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Commissioners OK permit for maternity home
Nonprofit bringing maternity home, hope for pregnant women to Forsyth County
whispering hope
Photo courtesy Whispering Hope.

During a regular meeting on Thursday, Jan. 6, District 4 Commissioner Cindy Jones Mills had to hold back tears as she thanked the volunteers from Whispering Hope, a nonprofit organization that has been providing pregnant women and new mothers in Forsyth County with educational and medical resources since 1996.   

During the meeting, the Forsyth County Board of Commissioners voted to approve a conditional use permit for Whispering Hope to operate a personal care home that will serve up to 10 people on 5.29 acres at 5280 Parks Road which is currently zoned lake residential district, LR.   

Beth Hathorn, a board member for Whispering Hope, said the organization has been “saving pregnant women and moms” for over 25 years in the county and has a “reputation of excellence” in the community.   

“We are planning to continue that reputation with a maternity home,” Hathorn said.   

Hathorn said the goal of the maternity home, which will be called Living Hope, is to care for pregnant women and moms and give them a safe, secure space to uplift their emotional, mental and physical health needs.   

According to Whispering Hope’s website, Living Hope will focus on three key aspects: housing, training and support for pregnant women and new moms in Forsyth County.   

“One of the biggest needs that we see for moms [coming] to our center is housing that is safe, that is stable, where there’s a loving environment [where] they can prepare for birth, recover from pregnancy and then just get on their feet so that they can be successful moms,” Hathorn said. “We want to help them to do that.”   

Training will include “pregnancy and parenting education, Bible study, training in life skills and other educational opportunities [that] will equip moms for immediate and future success.”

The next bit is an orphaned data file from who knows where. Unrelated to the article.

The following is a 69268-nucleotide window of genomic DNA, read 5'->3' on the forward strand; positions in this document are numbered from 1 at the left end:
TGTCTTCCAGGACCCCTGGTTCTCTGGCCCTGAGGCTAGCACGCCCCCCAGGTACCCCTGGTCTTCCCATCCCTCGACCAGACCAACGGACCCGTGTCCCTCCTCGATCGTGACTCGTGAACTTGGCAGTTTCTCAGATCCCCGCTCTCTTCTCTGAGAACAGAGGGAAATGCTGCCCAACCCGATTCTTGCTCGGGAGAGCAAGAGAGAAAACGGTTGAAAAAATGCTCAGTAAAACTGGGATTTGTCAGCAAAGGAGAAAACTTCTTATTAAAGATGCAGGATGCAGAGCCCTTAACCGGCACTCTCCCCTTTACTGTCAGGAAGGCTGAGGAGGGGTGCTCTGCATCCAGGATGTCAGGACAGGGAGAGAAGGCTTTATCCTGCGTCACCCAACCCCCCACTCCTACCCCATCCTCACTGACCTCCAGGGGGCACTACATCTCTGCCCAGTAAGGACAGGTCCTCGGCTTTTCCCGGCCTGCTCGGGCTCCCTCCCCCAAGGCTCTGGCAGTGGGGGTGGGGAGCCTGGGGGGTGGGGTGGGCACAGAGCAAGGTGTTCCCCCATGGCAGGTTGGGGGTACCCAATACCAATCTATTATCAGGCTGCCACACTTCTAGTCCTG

Support will encompass serving “the whole person — physically, emotionally and spiritually.”   

Whispering Hope’s site explains that the nonprofit will “meet the unique needs of each individual” and that staff, mentors and house parents will “work with moms to set goals and create plans for achieving them” through weekly meetings that will “chart progress, provide encouragement and celebrate victories.”  

Hathorn said those goals were the inspiration for the name of the facility, Living Hope, because “that’s what we’re wanting to give these women; hope.”  

She said the nonprofit has a “strong donor base” in the community that has donated funds to purchase the home and maintain the property to keep the “standard of excellence” and provide women with a place of rest, relaxation, strength and stability.   

Keely Darnell, a nurse practitioner with Whispering Hope, spoke in favor of the conditional use permit and referenced some of her personal experiences working with the nonprofit.   

“I see so many moms who are pregnant and don’t have safe housing,” Darnell said. “And when you don’t have safe housing, you often don’t have reliable medical care.”   

Darnell stressed the importance of physical health along with emotional and mental health, explaining that all facets of health were important in the grand scheme of wellness.  

Other Whispering Hope employees and volunteers spoke in favor of the project, and Wendy Patrochko, who will be the housing manager for the new facility, said she wanted to remind everyone about “what could have happened a few years ago if there was a maternity home in Forsyth County.”  

In June of 2019, “a … newborn girl was discovered abandoned along an isolated stretch of roadway in southeast Forsyth [County].”   

The child, named ‘Baby India,’ made national news, and her mother or other biological parent was never found.  

“Instead of having that baby left in the woods, that baby could have been born in a home,” Petrochko said.   

Mills expressed her appreciation for Whispering Hope and its employees and volunteers.  

“I think [the maternity home is] a fabulous idea,” Mills said. “We should be trying to support people in need. I mean, I think it’s a fabulous thing, and I appreciate all of y’all that volunteer.”  

District 2 Commissioner Alfred John and District 1 Commissioner Molly Cooper voiced their approval for the project, and commissioners voted to approve the conditional use permit with a unanimous vote, 5-0.   

To find out more on Whispering Hope, click here.